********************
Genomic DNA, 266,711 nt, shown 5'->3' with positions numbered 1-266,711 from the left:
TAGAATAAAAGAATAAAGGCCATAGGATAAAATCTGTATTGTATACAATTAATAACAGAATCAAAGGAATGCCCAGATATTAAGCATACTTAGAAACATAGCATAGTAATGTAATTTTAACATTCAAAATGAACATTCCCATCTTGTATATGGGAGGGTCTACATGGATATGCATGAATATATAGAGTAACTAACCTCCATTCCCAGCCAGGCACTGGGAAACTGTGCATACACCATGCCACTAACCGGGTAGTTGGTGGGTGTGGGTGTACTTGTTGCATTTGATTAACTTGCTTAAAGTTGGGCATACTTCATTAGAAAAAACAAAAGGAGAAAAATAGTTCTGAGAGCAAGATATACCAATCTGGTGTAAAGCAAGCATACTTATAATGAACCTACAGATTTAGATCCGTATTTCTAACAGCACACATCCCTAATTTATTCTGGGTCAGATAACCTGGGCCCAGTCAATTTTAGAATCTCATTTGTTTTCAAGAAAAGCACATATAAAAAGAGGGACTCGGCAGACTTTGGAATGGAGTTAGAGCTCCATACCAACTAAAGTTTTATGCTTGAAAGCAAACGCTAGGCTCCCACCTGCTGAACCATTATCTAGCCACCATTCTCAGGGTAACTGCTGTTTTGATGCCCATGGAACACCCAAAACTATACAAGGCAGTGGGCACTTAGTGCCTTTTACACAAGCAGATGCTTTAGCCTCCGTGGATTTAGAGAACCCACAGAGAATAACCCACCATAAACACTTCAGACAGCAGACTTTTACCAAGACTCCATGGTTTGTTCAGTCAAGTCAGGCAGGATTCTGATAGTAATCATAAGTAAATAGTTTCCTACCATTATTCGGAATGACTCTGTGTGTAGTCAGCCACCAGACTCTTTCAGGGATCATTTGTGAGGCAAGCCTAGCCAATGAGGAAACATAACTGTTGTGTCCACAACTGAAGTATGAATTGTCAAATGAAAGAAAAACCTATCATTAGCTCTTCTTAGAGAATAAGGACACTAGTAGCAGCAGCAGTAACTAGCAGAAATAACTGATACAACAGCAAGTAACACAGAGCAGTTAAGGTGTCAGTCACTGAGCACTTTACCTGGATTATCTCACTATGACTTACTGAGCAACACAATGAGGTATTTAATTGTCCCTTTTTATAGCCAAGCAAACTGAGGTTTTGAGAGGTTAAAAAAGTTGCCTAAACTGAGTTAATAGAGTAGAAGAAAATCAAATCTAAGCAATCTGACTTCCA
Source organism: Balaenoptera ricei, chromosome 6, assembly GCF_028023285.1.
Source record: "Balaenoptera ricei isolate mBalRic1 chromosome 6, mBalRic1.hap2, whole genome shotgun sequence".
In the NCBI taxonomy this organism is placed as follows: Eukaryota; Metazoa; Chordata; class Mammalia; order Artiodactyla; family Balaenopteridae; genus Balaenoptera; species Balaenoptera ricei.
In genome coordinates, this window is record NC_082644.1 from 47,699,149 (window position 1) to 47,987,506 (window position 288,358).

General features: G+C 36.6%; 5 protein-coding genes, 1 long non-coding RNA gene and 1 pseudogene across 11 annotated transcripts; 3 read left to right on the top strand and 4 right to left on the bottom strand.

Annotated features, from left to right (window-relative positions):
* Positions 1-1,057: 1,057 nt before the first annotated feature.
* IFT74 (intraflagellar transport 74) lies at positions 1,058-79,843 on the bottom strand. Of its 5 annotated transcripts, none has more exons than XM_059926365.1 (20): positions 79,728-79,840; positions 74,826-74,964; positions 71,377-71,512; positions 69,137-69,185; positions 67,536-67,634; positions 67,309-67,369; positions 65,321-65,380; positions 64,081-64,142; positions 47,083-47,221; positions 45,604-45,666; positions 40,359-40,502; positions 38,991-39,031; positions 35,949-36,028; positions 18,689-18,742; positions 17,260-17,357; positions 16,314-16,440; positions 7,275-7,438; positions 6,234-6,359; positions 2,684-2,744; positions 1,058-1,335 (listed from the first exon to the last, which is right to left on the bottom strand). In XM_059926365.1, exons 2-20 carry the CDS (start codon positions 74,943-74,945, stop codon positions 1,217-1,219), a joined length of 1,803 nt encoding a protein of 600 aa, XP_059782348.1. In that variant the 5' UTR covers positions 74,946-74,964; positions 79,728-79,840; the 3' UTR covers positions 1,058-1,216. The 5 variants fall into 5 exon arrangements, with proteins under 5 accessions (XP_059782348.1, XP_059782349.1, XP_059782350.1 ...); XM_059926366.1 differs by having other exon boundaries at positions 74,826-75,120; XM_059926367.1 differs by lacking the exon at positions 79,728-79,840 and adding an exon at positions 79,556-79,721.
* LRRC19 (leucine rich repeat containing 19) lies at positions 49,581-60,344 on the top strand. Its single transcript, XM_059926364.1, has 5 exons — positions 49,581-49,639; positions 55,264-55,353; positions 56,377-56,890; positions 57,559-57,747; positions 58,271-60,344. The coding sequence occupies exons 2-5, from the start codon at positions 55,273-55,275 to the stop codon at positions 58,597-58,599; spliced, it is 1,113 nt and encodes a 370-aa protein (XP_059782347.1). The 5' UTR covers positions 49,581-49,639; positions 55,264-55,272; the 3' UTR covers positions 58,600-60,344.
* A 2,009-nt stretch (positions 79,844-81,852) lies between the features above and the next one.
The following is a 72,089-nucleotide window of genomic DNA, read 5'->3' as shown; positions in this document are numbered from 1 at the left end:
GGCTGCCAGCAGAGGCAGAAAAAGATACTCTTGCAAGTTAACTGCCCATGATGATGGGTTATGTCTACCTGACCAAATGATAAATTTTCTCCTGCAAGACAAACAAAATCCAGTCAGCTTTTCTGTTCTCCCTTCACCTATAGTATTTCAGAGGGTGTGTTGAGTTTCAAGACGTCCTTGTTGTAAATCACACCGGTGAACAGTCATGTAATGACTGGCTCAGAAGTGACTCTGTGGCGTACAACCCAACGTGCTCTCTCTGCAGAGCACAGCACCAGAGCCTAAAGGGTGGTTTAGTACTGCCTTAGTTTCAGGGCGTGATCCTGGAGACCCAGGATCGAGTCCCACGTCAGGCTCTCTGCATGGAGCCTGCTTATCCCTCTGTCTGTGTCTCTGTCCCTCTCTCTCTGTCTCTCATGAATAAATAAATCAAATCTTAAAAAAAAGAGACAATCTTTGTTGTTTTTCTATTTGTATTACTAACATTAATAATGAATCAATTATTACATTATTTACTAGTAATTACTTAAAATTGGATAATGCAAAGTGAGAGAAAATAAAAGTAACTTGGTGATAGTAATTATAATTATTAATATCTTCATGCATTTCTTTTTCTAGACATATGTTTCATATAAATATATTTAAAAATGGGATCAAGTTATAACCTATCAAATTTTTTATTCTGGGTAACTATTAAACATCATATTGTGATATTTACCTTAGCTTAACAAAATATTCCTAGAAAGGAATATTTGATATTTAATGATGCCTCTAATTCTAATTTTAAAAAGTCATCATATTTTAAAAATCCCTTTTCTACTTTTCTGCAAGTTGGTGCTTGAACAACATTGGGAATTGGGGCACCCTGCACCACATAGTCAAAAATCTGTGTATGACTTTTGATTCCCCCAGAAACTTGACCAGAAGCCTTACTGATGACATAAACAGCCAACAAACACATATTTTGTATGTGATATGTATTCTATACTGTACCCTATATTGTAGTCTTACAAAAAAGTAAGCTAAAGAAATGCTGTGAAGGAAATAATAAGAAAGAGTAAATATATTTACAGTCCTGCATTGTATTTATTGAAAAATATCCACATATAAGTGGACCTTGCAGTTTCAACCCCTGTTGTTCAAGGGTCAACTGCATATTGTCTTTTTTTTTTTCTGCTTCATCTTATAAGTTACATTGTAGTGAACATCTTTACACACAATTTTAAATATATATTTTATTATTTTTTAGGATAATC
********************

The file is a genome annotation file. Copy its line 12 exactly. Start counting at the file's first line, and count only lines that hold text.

* A 2,009-nt stretch (positions 79,844-81,852) lies between the features above and the next one.